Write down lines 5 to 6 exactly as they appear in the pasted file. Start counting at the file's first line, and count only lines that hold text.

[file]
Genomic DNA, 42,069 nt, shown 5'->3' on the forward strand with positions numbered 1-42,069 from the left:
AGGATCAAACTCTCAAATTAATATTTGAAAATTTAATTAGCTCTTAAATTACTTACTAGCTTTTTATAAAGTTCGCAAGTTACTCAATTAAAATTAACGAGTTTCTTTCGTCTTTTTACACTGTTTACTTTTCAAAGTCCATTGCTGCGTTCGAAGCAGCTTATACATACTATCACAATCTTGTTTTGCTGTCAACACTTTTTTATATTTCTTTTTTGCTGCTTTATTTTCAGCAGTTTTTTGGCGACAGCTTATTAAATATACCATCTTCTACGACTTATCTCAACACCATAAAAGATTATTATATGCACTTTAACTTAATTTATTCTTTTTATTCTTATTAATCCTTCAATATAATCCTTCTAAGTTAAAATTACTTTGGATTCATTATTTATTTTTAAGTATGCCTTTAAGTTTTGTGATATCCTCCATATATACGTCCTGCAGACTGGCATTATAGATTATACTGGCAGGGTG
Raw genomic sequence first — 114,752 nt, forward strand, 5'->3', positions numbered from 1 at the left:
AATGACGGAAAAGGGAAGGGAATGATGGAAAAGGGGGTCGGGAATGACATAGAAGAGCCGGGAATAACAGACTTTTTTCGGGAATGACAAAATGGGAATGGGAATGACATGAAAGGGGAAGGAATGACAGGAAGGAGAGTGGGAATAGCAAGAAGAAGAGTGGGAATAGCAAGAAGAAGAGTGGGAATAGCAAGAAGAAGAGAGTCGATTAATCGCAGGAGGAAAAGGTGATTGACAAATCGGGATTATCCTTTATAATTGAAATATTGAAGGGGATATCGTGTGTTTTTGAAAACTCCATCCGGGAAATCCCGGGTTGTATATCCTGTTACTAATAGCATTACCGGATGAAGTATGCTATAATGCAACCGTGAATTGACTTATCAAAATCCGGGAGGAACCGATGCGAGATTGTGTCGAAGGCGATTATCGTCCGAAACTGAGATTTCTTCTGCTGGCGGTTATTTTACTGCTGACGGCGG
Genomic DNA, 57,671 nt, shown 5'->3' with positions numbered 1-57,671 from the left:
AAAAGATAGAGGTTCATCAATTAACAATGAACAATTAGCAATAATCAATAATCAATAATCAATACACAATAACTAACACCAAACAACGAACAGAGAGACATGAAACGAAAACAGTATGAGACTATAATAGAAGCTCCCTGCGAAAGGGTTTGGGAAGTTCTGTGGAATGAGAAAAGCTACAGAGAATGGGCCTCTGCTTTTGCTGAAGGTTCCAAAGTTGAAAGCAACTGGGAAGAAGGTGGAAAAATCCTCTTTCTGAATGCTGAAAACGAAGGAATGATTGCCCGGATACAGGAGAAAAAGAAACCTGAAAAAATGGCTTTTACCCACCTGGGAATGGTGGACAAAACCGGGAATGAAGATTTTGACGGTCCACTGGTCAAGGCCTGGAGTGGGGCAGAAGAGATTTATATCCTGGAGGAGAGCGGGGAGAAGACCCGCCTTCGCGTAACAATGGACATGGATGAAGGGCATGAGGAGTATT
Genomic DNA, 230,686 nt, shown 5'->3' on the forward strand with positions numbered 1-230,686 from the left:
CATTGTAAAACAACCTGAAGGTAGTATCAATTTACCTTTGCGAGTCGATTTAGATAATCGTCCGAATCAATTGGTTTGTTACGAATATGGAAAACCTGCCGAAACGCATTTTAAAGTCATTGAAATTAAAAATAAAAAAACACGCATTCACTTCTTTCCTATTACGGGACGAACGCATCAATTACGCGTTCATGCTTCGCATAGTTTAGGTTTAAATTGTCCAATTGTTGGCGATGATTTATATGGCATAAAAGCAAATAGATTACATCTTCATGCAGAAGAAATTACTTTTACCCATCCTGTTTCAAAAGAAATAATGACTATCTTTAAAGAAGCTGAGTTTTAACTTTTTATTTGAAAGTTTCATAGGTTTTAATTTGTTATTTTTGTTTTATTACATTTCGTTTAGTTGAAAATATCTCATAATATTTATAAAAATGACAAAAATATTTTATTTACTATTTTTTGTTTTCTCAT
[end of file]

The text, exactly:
Genomic DNA, 57,671 nt, shown 5'->3' with positions numbered 1-57,671 from the left:
AAAAGATAGAGGTTCATCAATTAACAATGAACAATTAGCAATAATCAATAATCAATAATCAATACACAATAACTAACACCAAACAACGAACAGAGAGACATGAAACGAAAACAGTATGAGACTATAATAGAAGCTCCCTGCGAAAGGGTTTGGGAAGTTCTGTGGAATGAGAAAAGCTACAGAGAATGGGCCTCTGCTTTTGCTGAAGGTTCCAAAGTTGAAAGCAACTGGGAAGAAGGTGGAAAAATCCTCTTTCTGAATGCTGAAAACGAAGGAATGATTGCCCGGATACAGGAGAAAAAGAAACCTGAAAAAATGGCTTTTACCCACCTGGGAATGGTGGACAAAACCGGGAATGAAGATTTTGACGGTCCACTGGTCAAGGCCTGGAGTGGGGCAGAAGAGATTTATATCCTGGAGGAGAGCGGGGAGAAGACCCGCCTTCGCGTAACAATGGACATGGATGAAGGGCATGAGGAGTATT